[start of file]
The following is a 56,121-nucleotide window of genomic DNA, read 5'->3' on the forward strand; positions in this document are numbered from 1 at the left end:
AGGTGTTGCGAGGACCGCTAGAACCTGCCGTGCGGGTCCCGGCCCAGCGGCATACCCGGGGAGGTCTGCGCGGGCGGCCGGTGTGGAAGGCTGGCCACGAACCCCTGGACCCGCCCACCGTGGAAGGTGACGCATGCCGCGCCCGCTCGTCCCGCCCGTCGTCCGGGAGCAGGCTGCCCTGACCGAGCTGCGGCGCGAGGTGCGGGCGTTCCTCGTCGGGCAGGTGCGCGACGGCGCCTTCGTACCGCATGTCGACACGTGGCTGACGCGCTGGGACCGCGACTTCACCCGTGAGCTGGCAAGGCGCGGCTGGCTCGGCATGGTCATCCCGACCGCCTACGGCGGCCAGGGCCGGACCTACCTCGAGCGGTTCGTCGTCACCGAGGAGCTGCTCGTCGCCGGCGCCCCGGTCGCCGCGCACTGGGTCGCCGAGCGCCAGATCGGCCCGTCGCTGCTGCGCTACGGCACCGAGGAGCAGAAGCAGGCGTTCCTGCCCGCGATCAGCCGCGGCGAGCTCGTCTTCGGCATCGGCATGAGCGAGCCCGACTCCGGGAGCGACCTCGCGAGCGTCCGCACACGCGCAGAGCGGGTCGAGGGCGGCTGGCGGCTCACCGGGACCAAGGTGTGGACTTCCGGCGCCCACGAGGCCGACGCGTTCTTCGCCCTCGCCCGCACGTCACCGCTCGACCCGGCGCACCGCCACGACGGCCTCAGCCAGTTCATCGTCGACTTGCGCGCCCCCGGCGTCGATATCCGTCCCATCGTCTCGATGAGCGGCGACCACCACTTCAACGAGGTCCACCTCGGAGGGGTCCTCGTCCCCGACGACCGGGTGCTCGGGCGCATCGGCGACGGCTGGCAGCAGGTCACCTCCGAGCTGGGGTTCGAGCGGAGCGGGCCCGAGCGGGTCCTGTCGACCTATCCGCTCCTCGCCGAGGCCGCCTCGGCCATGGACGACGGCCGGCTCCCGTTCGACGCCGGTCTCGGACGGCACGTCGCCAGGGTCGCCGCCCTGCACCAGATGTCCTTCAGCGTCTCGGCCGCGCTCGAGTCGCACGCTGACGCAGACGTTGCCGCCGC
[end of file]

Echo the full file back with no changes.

The following is a 56,121-nucleotide window of genomic DNA, read 5'->3' on the forward strand; positions in this document are numbered from 1 at the left end:
AGGTGTTGCGAGGACCGCTAGAACCTGCCGTGCGGGTCCCGGCCCAGCGGCATACCCGGGGAGGTCTGCGCGGGCGGCCGGTGTGGAAGGCTGGCCACGAACCCCTGGACCCGCCCACCGTGGAAGGTGACGCATGCCGCGCCCGCTCGTCCCGCCCGTCGTCCGGGAGCAGGCTGCCCTGACCGAGCTGCGGCGCGAGGTGCGGGCGTTCCTCGTCGGGCAGGTGCGCGACGGCGCCTTCGTACCGCATGTCGACACGTGGCTGACGCGCTGGGACCGCGACTTCACCCGTGAGCTGGCAAGGCGCGGCTGGCTCGGCATGGTCATCCCGACCGCCTACGGCGGCCAGGGCCGGACCTACCTCGAGCGGTTCGTCGTCACCGAGGAGCTGCTCGTCGCCGGCGCCCCGGTCGCCGCGCACTGGGTCGCCGAGCGCCAGATCGGCCCGTCGCTGCTGCGCTACGGCACCGAGGAGCAGAAGCAGGCGTTCCTGCCCGCGATCAGCCGCGGCGAGCTCGTCTTCGGCATCGGCATGAGCGAGCCCGACTCCGGGAGCGACCTCGCGAGCGTCCGCACACGCGCAGAGCGGGTCGAGGGCGGCTGGCGGCTCACCGGGACCAAGGTGTGGACTTCCGGCGCCCACGAGGCCGACGCGTTCTTCGCCCTCGCCCGCACGTCACCGCTCGACCCGGCGCACCGCCACGACGGCCTCAGCCAGTTCATCGTCGACTTGCGCGCCCCCGGCGTCGATATCCGTCCCATCGTCTCGATGAGCGGCGACCACCACTTCAACGAGGTCCACCTCGGAGGGGTCCTCGTCCCCGACGACCGGGTGCTCGGGCGCATCGGCGACGGCTGGCAGCAGGTCACCTCCGAGCTGGGGTTCGAGCGGAGCGGGCCCGAGCGGGTCCTGTCGACCTATCCGCTCCTCGCCGAGGCCGCCTCGGCCATGGACGACGGCCGGCTCCCGTTCGACGCCGGTCTCGGACGGCACGTCGCCAGGGTCGCCGCCCTGCACCAGATGTCCTTCAGCGTCTCGGCCGCGCTCGAGTCGCACGCTGACGCAGACGTTGCCGCCGC